The ACT test is one of the most important steps before going to college. The test can determine what scholarships you receive, what classes you take, even whether or not you get in. So before you take the test, remember these simple steps:
1: Make sure you have your school preference set so that they do not deliver the test score. If you do poorly on the test you will not want any schools to see your score. When you get the papers asking which schools you want the test score sent to simply do not select any or the ‘none’ option. If you have already designated schools to have the score sent to, call the ACT helpline to have them removed from the list. Once you take the ACT (you can take it as many times as you want) and get an acceptable score, you an send the final score to any school yourself.
2: Take all the classes you will need to. The ACT is divided into five parts, English, Math, Reading, Science, and Writing. For English you should have taken at least three years of high school level English. The Math portion requires you to take at least up to pre-calculus if you hope to do well. The Reading and Writing portions will be covered in your English classes. The Science section requires you only to read and interpret graphs, charts, and statistics, things that are found at all levels of science classes.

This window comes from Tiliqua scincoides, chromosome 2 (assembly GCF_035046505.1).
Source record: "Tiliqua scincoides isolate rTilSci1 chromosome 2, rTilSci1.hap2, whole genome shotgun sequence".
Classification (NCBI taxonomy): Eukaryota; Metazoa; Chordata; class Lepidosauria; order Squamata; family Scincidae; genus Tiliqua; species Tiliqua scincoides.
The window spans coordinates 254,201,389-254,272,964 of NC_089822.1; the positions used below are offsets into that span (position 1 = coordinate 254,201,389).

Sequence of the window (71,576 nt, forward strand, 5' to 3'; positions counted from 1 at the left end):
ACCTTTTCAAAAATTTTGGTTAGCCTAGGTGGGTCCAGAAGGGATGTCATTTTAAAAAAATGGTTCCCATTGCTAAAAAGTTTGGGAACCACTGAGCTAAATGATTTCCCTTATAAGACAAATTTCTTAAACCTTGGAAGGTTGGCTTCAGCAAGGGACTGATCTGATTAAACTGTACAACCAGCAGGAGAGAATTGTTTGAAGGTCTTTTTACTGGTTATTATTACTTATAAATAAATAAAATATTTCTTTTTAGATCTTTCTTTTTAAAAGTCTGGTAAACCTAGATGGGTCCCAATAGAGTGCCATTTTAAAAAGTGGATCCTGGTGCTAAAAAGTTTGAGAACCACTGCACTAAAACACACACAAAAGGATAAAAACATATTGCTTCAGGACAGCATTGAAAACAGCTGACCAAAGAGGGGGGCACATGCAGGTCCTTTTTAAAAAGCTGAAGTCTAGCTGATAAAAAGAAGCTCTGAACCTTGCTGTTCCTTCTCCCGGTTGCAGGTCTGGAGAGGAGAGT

3: Get a practice test. Most high schools have these for free, and they are easy to find online. Get the test and take it once or twice to see how you do, but do not take it too many times as each test is different. You do not want to fry your brain with practice tests or get used to an easy test if your copy is easy.
4: Address your weaknesses on the practice test. Did you fail the math portion? Did you do poorly on the English part? Then find out what you did wrong and study more. Pretty simple step but necessary nonetheless.
5: Take the test. The most important step. Don’t be nervous, remember step 1? No school will see your results if you don’t want them to. If you do well, send out the score. If not, take it again.
Well there you have it. The 5 simple steps to taking the ACT. While you may want to repeat steps 3, 4, and 5 if needed, it is a very simply process, not scary at all.